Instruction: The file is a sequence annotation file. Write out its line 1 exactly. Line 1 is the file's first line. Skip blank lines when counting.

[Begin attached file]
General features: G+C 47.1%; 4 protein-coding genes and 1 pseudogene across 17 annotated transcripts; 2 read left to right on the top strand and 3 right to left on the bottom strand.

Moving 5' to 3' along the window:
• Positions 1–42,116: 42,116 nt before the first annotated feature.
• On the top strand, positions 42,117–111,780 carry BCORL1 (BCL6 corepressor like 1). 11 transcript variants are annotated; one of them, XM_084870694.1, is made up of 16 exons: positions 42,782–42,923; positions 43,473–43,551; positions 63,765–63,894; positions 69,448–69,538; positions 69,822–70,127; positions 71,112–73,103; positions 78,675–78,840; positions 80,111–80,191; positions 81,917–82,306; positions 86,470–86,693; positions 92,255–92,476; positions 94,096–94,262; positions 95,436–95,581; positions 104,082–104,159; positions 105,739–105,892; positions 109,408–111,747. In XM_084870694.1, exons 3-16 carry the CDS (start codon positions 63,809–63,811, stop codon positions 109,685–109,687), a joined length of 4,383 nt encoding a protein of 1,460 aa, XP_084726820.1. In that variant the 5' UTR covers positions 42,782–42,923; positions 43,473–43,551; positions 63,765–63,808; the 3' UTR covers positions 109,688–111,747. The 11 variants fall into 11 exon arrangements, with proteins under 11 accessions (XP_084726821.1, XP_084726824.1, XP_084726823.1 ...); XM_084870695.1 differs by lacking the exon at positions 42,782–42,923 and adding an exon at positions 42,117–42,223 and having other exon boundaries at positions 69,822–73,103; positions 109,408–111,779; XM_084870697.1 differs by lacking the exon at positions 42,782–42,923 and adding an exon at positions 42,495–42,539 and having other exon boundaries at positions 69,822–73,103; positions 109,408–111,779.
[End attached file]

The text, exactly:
General features: G+C 47.1%; 4 protein-coding genes and 1 pseudogene across 17 annotated transcripts; 2 read left to right on the top strand and 3 right to left on the bottom strand.